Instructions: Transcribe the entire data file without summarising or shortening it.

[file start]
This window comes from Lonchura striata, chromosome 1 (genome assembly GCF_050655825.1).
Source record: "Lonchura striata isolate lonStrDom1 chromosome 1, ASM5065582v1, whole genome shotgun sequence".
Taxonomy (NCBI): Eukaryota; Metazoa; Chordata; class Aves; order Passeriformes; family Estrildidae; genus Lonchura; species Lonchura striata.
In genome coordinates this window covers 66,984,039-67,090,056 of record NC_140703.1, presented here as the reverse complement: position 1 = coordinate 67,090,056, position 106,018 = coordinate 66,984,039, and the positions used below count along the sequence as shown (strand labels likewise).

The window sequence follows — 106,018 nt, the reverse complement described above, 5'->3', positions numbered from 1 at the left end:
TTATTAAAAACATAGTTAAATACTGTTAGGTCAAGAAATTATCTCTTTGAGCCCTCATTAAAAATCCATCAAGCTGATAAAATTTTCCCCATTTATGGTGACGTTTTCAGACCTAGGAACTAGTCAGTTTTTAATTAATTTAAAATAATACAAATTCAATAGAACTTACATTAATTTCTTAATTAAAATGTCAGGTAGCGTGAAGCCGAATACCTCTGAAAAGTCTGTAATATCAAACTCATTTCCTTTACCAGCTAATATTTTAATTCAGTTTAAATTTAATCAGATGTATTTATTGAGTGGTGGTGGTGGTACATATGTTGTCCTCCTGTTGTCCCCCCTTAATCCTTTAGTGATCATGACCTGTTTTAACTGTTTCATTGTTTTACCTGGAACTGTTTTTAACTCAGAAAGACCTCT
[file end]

This window comes from Lonchura striata, chromosome 1 (genome assembly GCF_050655825.1).
Source record: "Lonchura striata isolate lonStrDom1 chromosome 1, ASM5065582v1, whole genome shotgun sequence".
Taxonomy (NCBI): Eukaryota; Metazoa; Chordata; class Aves; order Passeriformes; family Estrildidae; genus Lonchura; species Lonchura striata.
In genome coordinates this window covers 66,984,039-67,090,056 of record NC_140703.1, presented here as the reverse complement: position 1 = coordinate 67,090,056, position 106,018 = coordinate 66,984,039, and the positions used below count along the sequence as shown (strand labels likewise).

The window sequence follows — 106,018 nt, the reverse complement described above, 5'->3', positions numbered from 1 at the left end:
TTATTAAAAACATAGTTAAATACTGTTAGGTCAAGAAATTATCTCTTTGAGCCCTCATTAAAAATCCATCAAGCTGATAAAATTTTCCCCATTTATGGTGACGTTTTCAGACCTAGGAACTAGTCAGTTTTTAATTAATTTAAAATAATACAAATTCAATAGAACTTACATTAATTTCTTAATTAAAATGTCAGGTAGCGTGAAGCCGAATACCTCTGAAAAGTCTGTAATATCAAACTCATTTCCTTTACCAGCTAATATTTTAATTCAGTTTAAATTTAATCAGATGTATTTATTGAGTGGTGGTGGTGGTACATATGTTGTCCTCCTGTTGTCCCCCCTTAATCCTTTAGTGATCATGACCTGTTTTAACTGTTTCATTGTTTTACCTGGAACTGTTTTTAACTCAGAAAGACCTCT